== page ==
Garcia was responding to charges by Monsanto spokesman Chris Horner, reported by the St. Louis Post-Dispatch, that "The Future of Food" "rehashes a lot of old claims and presents them as fact when they're not the least bit factual."

"Everything in 'The Future of Food' has been very carefully documented," Garcia says. "In making the film, we relied on a tremendous group of prestigious advisors from many walks of life, including scientists, professors and farmers. It's disingenuous for Monsanto to allege that the movie is not telling the truth, without backing up the claims."

"The Future of Food," released in 2004, offers an in-depth investigation into the disturbing truth behind the unlabeled, patented, genetically engineered foods that have quietly filled U.S. grocery store shelves for the past decade.

From the prairies of Saskatchewan, Canada to the fields of Oaxaca, Mexico, this film gives a voice to farmers whose lives and livelihoods have been negatively impacted by this new technology. The health implications, government policies and push towards globalization are all part of the reason why many people are alarmed by the introduction of genetically altered crops into our food supply.

Shot on location in the U.S., Canada and Mexico, "The Future of Food" examines the complex web of market and political forces that are changing what we eat as huge multinational corporations seek to control the world's food system.

Further information about the film can be found at


EU Nations to Ban Suspected GMO Corn Imports

By Raf Casert
Associated Press
April 15, 2005

BRUSSELS -- European Union nations voted Friday to ban U.S. shipments of suspect corn gluten animal feed unless the bloc has full assurance that the imports are free of genetically modified corn.

The move could affect millions of dollars' worth of corn gluten exports. The dispute centers on a batch of Bt10 genetically modified corn that Swiss agrochemicals company Syngenta inadvertently sold in the United States and exported to Europe without approval.

"This is a targeted measure which is necessary to uphold EU law, maintain consumer confidence and ensure that the unauthorized GMO Bt10 cannot enter the EU. Imports of maize products which are certified as free of Bt10 will be able to continue," said EU Health Commissioner Markos Kyprianou.

The ban will effectively shut out all imports of U.S. corn gluten, since there is currently no effective way of testing for Bt10, which has not been approved by American or European regulators. EU spokesman Philip Tod said Syngenta was working to develop and validate such a test, but they could not say when it would be ready for use.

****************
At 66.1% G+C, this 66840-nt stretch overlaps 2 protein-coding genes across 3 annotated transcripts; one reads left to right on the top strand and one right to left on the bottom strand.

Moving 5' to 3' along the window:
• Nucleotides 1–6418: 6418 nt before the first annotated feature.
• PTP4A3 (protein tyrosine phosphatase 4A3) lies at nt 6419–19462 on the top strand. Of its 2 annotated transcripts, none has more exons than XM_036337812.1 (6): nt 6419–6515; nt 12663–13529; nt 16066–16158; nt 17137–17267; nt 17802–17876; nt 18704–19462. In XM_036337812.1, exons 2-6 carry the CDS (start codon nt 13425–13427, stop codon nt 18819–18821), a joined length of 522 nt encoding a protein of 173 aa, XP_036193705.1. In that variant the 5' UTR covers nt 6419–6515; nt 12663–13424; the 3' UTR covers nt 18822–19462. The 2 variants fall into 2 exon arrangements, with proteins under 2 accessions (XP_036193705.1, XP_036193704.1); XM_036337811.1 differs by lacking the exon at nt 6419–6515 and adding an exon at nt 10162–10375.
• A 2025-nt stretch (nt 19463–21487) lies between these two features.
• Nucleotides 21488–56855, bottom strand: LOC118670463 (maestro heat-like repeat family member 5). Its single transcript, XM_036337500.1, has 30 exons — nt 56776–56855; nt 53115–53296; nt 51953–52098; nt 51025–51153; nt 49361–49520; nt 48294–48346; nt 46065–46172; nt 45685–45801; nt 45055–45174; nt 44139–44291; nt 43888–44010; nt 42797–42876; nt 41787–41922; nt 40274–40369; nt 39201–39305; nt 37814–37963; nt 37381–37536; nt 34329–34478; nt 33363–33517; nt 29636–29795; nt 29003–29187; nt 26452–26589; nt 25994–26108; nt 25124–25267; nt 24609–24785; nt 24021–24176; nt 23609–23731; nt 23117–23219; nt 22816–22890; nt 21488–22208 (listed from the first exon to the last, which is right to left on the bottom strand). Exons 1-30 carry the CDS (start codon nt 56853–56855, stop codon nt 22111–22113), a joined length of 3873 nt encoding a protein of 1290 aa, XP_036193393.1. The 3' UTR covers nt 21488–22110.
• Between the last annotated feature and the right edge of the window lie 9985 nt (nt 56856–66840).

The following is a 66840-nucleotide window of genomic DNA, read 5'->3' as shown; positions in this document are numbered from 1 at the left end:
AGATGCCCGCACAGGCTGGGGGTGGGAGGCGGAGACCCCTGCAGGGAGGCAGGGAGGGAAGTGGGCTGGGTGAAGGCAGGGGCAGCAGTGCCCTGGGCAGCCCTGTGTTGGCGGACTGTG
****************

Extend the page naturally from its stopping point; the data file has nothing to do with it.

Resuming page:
U.S. shipments of corn gluten feed to the EU totaled 347 million euros ($450 million) last year.

The United States said the ban was exaggerated.

"We view the EU's decision to impose a certification requirement on U.S. corn gluten due to the possible, low-level presence of Bt10 corn to be an overreaction," said Edward Kemp, spokesman for the U.S. mission to the EU.

"U.S. regulatory authorities have determined there are no hazards to health, safety or the environment related to Bt10," Kemp added. "The small amounts of Bt10 corn that may have entered the EU have had no proven negative impact."

The ban is to come into force early next week, pending formal approval by the EU's head office.

Environmental campaigners welcomed the move. "Europe now has a de facto ban on the import of many US animal feeds," said Friends of the Earth spokesman Adrian Bebb.

However, Greenpeace warned that stricter controls are needed to prevent more cases of unauthorized biotech imports.

"Europe is currently helpless to defend itself from contamination by GMOs that are suspected to harm human health and the environment," said Christoph Then, genetic engineering expert for the campaign group.

"As long as EU authorities have no means to test imports for all the GMOs being released in the U.S. and elsewhere, it must say 'no entry' to the EU for any food, feed or seeds that are at risk of contamination."

The EU said it is in continuous contact with U.S. authorities on the issue, but its decision to ban suspect corn gluten imports further strains trans-Atlantic trade relations.

Syngenta said last week it has reached a settlement with the U.S. government over the inadvertent sale to farmers of Bt10.

The company said in a statement that under the settlement reached with U.S. authorities, it would pay a fine of $375,000 and teach its employees the importance of complying with all rules.

However, the EU has been annoyed that U.S. authorities allowed the export of Bt10 to Europe after it was mixed up with an authorized biotech Syngenta maize labeled Bt11.

About 1,000 tons of animal feed and food products such as oil and flour containing the corn are thought to have entered the EU since 2001.

The case has underscored European concerns about biotech foods, coming shortly after the EU relaxed restrictions on genetically modified organisms.

top of page